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Egyptian Muslim Admits His Name is Peter

ICC Note

In Egypt when Christians convert to Islam, the government recognizes such conversion and the public doesn’t express any indignation. But when Muslims convert to Christians, as in the case with Mr. Gohary, the officials don’t recognize such conversions and Muslims feel insulted. This is a clear case of discrimination and hate that Christians face in Egypt .

By Joseph Mayton

08/14/2008 Egypt (Middle East Times) One-year after an Egyptian made headlines in an unsuccessful bid to change his religion on his national identity card, a second man has come forward with the same demand. Maher al-Gohary, 56, claims to have converted to Christianity over 30 years ago and now wants to have “Muslim” changed to “Christian” on his ID card in another case that could deepen sectarianism in the country.

Gohary is trying to follow in the footsteps of Muhammad Hegazy, who filed a similar case in August 2007, but was later denied permission to change his ID card, because the court ruled that it was “against Islamic law for a Muslim to leave Islam.”

Gohary, who has already changed his name to Peter, says that he converted to Christianity 34 years ago when he was attending the police academy in Cairo , but later dropped out of the academy because he was scared.

Judges often base their decisions on religious freedoms in Article II of the Egyptian constitution, which states that Islamic law is the source of national laws. The judge in the Hegazy case said that “according to Islamic law, Islam is the final and most complete religion and therefore Muslims already practice full freedom of religion cannot return to an older belief [Christianity or Judaism].”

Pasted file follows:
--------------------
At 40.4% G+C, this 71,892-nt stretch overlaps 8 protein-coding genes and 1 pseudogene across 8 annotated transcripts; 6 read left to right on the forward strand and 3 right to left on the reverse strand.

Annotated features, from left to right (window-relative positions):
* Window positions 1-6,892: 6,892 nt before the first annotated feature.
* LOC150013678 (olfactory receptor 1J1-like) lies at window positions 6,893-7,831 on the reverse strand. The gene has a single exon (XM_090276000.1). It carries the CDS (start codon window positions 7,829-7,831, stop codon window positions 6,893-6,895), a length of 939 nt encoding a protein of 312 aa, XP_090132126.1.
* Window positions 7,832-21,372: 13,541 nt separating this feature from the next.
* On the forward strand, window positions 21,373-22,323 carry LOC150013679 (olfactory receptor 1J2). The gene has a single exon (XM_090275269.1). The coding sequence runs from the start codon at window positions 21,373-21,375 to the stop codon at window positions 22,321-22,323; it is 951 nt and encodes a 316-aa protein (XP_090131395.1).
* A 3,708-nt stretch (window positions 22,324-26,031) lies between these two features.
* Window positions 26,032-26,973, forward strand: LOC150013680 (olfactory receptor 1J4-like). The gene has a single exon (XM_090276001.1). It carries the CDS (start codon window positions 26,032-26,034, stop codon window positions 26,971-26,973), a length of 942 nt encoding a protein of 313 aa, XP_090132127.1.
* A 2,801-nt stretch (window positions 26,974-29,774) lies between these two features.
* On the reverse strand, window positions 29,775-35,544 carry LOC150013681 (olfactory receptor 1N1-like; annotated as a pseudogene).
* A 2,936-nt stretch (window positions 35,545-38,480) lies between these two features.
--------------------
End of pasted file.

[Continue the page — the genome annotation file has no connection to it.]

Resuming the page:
On a Dream TV television program, The Truth, the debate between Gohary and his lawyer versus a Coptic Christian lawyer and a Muslim Brotherhood representative was heated.

Host Wael Ibrashy, a leading editor in the North African country, called on Gohary to explain his actions and why he chose this time, when sectarian tensions were rising, to challenge the country’s law.

“Christians [are expected] to be quiet, because of their faith,” Gohary replied, adding: “Police are at the door of the cathedral and they won’t let me in; that is a major reason behind my decision.”

The cases of Hegazy and Gohary have upset many in this predominantly Muslim nation. Some Egyptians feel that the attempts to publicize religious conversions are efforts to attack Islam, while others worry that these cases are inflaming already agitated, and sometimes violent, Muslim-Christian relations.

“What they do – and especially now with all the tensions between Christians and Muslims across the country – is wrong,” said Karim, a young Muslim in Cairo .

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